Reservoir bugs: Study shows why stomach pathogen is so tough to eradicate
A study by Stanford researchers employed state-of-the-art visualization techniques to reveal how Helicobacter pylori, a potentially pathogenic bacterial species that infects half the people on Earth, establishes its niche in the stomach.
The stomach-dwelling bacteria Helicobacter pylori survives in the stomach — a hellish, churning vat of hydrochloric acid — by holing up inside that organ’s pitlike glands and establishing squatter’s rights. Once the germ has set up shop, Stanford University School of Medicine investigators have learned, even competing strains of the same species can’t displace it, or even share its hideout.
The findings, published online May 2 in PLoS Biology, raise questions about the effectiveness of probiotic approaches, in which “good” germs are ingested in an effort to supplant “bad” germs. Yet the findings also hint at possibly effective ways to deal with the potentially life-threatening H. pylori strains now inhabiting one of every two human stomachs.
“This study changes the way we think about how microbes like H. pylori establish their chronic persistence in the body,” said Manuel Amieva, MD, PhD, associate professor of pediatrics and of microbiology and immunology, who is the study’s senior author. The lead author is former graduate student Connie Fung, PhD.
H. pylori is the primary cause of stomach ulcers and stomach cancer. Fortunately, the great majority of infected people remain asymptomatic throughout their lives: Only 10-15% of infected people get ulcers, and only 1% get stomach cancer.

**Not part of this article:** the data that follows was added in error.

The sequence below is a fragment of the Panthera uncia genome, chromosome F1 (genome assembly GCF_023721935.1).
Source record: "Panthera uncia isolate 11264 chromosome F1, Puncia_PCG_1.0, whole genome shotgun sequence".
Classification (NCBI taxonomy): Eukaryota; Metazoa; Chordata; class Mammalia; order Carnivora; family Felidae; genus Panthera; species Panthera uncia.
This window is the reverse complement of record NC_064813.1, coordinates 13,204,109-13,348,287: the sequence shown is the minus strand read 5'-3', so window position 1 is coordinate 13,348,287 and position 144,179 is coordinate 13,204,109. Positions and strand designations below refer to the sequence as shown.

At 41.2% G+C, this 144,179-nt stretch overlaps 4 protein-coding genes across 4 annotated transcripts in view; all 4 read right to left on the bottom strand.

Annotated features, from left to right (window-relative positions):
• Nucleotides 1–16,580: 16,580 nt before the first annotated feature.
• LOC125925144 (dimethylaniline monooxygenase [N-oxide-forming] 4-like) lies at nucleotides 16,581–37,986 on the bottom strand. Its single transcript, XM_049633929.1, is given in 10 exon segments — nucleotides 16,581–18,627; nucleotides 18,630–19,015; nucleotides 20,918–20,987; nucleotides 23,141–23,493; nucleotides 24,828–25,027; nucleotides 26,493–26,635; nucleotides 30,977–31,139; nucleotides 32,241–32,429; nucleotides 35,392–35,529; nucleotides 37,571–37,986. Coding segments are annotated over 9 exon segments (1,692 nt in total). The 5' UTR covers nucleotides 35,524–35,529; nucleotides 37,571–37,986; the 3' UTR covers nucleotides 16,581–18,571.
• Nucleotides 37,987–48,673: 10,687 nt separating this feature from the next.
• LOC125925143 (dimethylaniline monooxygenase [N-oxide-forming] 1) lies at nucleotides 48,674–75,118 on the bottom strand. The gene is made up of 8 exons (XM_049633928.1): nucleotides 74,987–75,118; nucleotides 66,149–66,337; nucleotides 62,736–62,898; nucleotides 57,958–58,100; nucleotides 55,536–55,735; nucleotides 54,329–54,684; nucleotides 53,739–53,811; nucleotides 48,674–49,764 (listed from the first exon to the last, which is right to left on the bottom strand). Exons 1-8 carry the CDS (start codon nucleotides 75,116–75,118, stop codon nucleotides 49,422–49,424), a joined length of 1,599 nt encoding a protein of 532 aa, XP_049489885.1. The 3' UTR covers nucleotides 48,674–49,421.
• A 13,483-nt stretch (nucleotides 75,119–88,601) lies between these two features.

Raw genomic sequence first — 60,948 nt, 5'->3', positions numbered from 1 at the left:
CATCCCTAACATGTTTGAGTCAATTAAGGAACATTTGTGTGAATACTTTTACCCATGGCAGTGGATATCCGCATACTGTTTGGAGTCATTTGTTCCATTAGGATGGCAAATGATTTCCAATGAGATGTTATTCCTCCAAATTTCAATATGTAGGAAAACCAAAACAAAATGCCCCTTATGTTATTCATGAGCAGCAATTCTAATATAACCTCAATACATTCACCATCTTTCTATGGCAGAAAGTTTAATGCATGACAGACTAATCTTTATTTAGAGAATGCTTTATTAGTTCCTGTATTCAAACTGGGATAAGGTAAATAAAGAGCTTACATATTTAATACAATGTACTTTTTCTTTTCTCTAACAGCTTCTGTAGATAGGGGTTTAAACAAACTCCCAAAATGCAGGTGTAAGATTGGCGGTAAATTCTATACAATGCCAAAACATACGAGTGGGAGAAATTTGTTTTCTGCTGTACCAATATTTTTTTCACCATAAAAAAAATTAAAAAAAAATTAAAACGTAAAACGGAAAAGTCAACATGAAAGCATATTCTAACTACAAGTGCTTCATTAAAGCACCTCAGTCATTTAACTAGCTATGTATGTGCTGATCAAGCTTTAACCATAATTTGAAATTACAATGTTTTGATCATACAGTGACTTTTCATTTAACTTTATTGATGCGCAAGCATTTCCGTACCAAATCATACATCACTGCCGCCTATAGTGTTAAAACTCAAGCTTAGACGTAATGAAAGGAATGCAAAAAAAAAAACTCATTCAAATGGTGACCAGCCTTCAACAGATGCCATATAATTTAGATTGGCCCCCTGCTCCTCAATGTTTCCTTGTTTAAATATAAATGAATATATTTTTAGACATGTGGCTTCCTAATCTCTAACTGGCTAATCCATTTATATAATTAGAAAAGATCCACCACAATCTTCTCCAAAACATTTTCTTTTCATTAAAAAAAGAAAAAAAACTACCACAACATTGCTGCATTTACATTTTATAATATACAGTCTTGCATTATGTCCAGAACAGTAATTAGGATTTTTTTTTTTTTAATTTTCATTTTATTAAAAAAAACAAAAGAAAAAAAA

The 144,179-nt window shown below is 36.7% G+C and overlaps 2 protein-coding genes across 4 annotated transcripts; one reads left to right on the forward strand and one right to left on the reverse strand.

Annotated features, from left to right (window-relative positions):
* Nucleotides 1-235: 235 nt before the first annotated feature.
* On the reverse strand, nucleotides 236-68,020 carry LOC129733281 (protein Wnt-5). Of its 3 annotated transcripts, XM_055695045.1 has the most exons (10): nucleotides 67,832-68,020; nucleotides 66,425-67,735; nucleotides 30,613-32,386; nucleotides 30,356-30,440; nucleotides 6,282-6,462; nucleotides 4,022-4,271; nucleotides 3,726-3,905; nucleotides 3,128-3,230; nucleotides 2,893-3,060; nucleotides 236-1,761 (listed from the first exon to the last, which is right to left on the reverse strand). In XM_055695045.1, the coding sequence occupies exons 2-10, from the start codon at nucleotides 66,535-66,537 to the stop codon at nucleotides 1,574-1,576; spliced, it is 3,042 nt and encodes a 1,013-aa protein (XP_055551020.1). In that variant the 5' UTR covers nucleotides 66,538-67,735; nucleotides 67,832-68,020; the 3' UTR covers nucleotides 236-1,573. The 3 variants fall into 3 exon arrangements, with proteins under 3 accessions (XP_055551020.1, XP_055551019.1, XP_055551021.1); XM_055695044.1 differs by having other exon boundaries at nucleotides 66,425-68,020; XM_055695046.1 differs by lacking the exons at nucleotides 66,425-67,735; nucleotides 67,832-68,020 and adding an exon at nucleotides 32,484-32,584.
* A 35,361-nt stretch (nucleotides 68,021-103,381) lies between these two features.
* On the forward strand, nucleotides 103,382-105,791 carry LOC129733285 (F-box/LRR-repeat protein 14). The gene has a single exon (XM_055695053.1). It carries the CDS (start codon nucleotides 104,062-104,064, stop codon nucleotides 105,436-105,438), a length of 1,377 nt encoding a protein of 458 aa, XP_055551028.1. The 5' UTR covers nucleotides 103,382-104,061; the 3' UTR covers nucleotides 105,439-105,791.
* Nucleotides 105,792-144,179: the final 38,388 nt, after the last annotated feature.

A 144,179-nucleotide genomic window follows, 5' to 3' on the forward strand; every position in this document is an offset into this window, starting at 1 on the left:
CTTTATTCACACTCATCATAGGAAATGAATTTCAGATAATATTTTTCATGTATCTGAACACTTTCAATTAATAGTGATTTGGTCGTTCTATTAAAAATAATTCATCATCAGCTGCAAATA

Plus, there are reasons for thinking that infection by H. pylori, which has co-existed with humans since the earliest days of our species, may have some advantages. For instance, H. pylori infection is associated with lower incidences of asthma and other allergies. The combination of that upside and the low-incidence, high-impact nature of H. pylori’s adverse effects gives pause to medical researchers considering ways of preemptively eradicating it from all of our stomachs. It may be wiser to substitute friendlier “designer” strains.
But that won’t be easy, the study showed.
Succeeding where others fail
From an ecological point of view, H. pylori has succeeded where practically every other bacterial pest has failed. It has evolved the capacity to persist for prolonged periods — often for a person’s entire life — in the stomach, whose intense acidity, swiftly shifting chemical contents and rapid cellular turnover make it one of the harshest environments a microbe encounters.
Although H. pylori is susceptible to antibiotics, it’s not uncommon for these drugs to fail to completely clear the stomach of the microorganism. “The re-emerging strain is invariably just the same as the one thought to have been eradicated,” Amieva said, suggesting the presence of some niche where H. pylori can find refuge and replenish its numbers in safety. But exactly how has been unclear.
H. pylori is a corkscrew-shaped microbe equipped with a tuft of spinning, hairlike projections called flagella that enable it to swim freely in an aqueous liquid medium or to bore into viscous fluids. Microbiologists have long thought it avoids being dissolved in a sea of stomach acid by hiding out in the mucus layer that lines the stomach and protects the digestive organ from being eaten by the acid it produces.
That’s part of the story. But the new study reveals a safer survival tactic for the bug: steering itself into one of the myriad pitlike glands that dot the stomach’s inner surface and, afterward, fending off all comers.
In a study published in 2015, Amieva’s group discovered the presence of H. pylori within stomach glands. But why the microbe would choose to hang out there was not obvious.